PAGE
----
The Maxey Cut is always a lovely place to walk but try to enjoy it late (9pm onwards) on a summer’s evening this year too – it can be a very special place.
Our walk starts on the old stone bridge on the Helpston – Maxey Road as it crosses the South Drain. Park near here, making sure you keep the road and gates clear, and walk directly east along the South Drain with Etton and Glinton churches in the distance in front of you.
The flooded pits to your left are home to little and great crested grebe, and there are also lapwing and oystercatcher often feeding at the water’s edge. Linnet, yellow wagtail and goldfinch can be seen in the newly planted areas too and this can be a good place to see a hunting barn owl.
The small ash trees on the south side of the footpath are alive with large flying beetles in June – look out for them hovering around the tops of the trees. These are summer chafers. The larvae of summer chafers feed underground on the roots of grasses and other plants. They can take two to three years before they are ready to pupate into the adult beetle. Pupation also takes place underground. When the time is right the adults emerge and males swarm round tall objects such as trees and even houses. After finding a female they mate, and the female then lays her eggs in the ground.
Keep on this path until you turn left and over the wooden bridge that crosses the
drain. Then turn back on yourself and head due west on the path parallel to the drain and the fence line. The field behind the fence to your right is now under the Trust’s management.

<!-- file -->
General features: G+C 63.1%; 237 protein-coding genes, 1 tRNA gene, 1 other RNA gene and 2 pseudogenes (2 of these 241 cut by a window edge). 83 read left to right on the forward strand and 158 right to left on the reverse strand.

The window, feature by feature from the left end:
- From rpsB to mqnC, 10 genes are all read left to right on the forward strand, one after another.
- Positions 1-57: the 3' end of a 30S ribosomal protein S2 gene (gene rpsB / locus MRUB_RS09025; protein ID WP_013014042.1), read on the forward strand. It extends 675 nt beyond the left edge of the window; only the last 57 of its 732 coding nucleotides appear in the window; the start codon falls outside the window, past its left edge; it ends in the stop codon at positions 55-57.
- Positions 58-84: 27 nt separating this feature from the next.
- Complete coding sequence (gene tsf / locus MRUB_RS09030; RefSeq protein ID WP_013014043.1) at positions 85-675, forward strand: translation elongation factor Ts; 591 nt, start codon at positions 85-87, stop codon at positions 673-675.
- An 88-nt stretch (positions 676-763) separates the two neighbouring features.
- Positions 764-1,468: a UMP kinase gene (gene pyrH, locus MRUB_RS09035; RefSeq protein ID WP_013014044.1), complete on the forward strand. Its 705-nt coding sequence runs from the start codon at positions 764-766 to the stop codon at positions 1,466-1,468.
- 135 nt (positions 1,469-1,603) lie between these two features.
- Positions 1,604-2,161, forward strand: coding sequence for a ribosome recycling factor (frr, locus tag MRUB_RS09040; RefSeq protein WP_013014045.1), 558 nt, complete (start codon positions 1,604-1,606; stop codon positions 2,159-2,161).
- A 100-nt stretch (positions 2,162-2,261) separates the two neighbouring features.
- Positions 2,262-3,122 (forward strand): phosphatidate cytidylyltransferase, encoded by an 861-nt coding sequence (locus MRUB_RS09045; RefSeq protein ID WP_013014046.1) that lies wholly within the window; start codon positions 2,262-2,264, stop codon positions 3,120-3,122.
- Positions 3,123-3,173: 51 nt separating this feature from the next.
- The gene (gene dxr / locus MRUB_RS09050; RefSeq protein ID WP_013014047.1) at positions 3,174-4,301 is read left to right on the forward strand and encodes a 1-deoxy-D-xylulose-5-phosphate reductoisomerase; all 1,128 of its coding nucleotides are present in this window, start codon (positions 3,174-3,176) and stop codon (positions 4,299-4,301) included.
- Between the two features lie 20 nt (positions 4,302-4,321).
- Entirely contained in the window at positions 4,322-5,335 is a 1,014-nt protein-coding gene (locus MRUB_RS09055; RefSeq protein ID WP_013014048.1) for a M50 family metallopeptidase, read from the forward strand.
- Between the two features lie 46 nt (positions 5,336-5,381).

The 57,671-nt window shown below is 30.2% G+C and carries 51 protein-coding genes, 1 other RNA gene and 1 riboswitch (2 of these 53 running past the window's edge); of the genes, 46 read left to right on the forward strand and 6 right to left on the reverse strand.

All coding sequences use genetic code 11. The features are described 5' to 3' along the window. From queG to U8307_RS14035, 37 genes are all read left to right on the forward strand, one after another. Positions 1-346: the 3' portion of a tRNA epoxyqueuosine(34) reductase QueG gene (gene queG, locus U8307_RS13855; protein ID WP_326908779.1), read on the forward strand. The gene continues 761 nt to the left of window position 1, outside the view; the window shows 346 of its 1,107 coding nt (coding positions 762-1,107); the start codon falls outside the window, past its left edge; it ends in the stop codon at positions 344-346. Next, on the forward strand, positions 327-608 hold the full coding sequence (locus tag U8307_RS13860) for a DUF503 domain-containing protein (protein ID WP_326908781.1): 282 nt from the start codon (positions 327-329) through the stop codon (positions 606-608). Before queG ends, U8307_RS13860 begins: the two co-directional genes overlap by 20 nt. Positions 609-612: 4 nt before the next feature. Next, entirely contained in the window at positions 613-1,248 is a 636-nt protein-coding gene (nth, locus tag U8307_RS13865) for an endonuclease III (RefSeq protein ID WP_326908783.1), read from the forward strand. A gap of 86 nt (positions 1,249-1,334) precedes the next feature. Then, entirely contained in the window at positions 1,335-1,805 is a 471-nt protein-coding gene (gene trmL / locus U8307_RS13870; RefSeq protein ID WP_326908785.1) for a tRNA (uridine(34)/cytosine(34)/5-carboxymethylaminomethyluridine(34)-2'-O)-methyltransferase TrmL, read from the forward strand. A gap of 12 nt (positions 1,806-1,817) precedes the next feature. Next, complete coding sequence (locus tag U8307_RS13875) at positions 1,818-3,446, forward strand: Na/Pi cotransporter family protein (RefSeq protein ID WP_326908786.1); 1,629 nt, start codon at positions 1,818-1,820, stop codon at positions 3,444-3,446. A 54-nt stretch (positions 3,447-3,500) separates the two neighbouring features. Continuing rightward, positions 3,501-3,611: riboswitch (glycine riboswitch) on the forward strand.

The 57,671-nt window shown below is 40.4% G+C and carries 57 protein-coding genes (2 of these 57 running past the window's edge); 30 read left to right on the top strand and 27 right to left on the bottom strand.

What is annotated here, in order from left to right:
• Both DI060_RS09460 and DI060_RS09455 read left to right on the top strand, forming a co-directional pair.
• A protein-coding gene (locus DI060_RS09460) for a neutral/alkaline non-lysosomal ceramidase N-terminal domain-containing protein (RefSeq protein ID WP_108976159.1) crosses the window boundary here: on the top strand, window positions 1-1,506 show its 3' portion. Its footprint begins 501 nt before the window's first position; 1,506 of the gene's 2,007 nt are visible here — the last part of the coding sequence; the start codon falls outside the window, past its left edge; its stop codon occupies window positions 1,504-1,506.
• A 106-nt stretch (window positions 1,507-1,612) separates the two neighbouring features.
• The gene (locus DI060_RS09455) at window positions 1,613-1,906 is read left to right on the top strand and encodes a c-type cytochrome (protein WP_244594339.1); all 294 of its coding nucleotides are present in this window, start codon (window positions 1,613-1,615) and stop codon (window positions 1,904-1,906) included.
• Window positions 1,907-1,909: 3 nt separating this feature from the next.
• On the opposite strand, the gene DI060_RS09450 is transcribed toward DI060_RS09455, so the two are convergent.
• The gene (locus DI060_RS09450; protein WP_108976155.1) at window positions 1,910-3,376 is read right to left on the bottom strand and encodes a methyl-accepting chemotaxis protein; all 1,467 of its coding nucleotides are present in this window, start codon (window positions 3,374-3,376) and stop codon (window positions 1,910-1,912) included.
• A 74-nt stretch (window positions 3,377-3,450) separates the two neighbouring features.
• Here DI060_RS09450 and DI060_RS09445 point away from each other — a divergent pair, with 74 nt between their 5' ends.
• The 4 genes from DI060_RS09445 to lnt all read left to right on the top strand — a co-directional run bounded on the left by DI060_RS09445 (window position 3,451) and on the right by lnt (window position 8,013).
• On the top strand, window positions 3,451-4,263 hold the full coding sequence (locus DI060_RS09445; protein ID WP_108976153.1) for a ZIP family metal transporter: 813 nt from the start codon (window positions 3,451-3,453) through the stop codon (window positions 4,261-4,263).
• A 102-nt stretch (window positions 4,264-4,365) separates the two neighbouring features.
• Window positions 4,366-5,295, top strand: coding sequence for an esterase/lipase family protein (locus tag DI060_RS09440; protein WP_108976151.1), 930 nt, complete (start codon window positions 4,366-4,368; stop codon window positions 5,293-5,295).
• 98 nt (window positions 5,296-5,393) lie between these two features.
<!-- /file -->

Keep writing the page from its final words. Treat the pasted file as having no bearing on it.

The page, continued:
We will put sheep on here over the winter and manage it as a wildflower meadow, joining it up with our reserve at Vergette Wood Meadow to create a continuous stretch of meadow between the Etton and Helpston Roads.
Reed bunting and yellowhammer can be seen in the hedgerow in this area and it is also a good place to look out for little owl – also check for this owl in the large oaks that sit in between the pits on your left as you walk north up towards the Maxey Cut. A little owl made its home in the large haystack that stood to the west of Helpston Road this winter, it could often be seen sitting on the top at all times of day.
The footpath turns right and away from the Drain and as you walk north towards the Cut, look up to see if you can see sand and house martins, swallows and swifts hunting for insects.
Bats too can sometimes be seen in this area, particularly the large noctule bat which tends to hunt quite high in the air, often swooping steeply after its prey.
At the end of the footpath, you need to climb up on to the bank of the Cut, but go quietly, as this is perhaps the best place locally to see otters. Otters are very sensitive to disturbance, so to have any chance of seeing one you need to keep quiet and focus on the water. Look out for strong ripples on the water and then search for signs of the otter’s head poking above the surface. The female otter brings up her cubs entirely on her own and although they can raise young all year round, it is generally in the early summer that she brings them out from their nesting den to learn to fend for themselves.
It’s also worth searching for glowworms on the banks of the Cut – last year they appeared in good numbers on both sides of the water in early July. The trees along the north side of the Cut are another place to see Summer Chafers. Another characteristic sight are the clouds of tiny chironomid bugs which gather in their thousands in what look like clouds of smoke often above the water or streaming from the tops of the trees. These non-biting midges do not feed as adults and so when they swarm this way, they are looking for mates, not food!
As you walk back along the south side of the Cut you should see or hear common tern, little egret and grey heron hunting for food in the waters of the Cut.
Once back on the Helpston Road, turn left and head back to the starting point – barn owls often turn up here too. Hopefully you will have enjoyed a lovely walk with lots to see and hear on the way!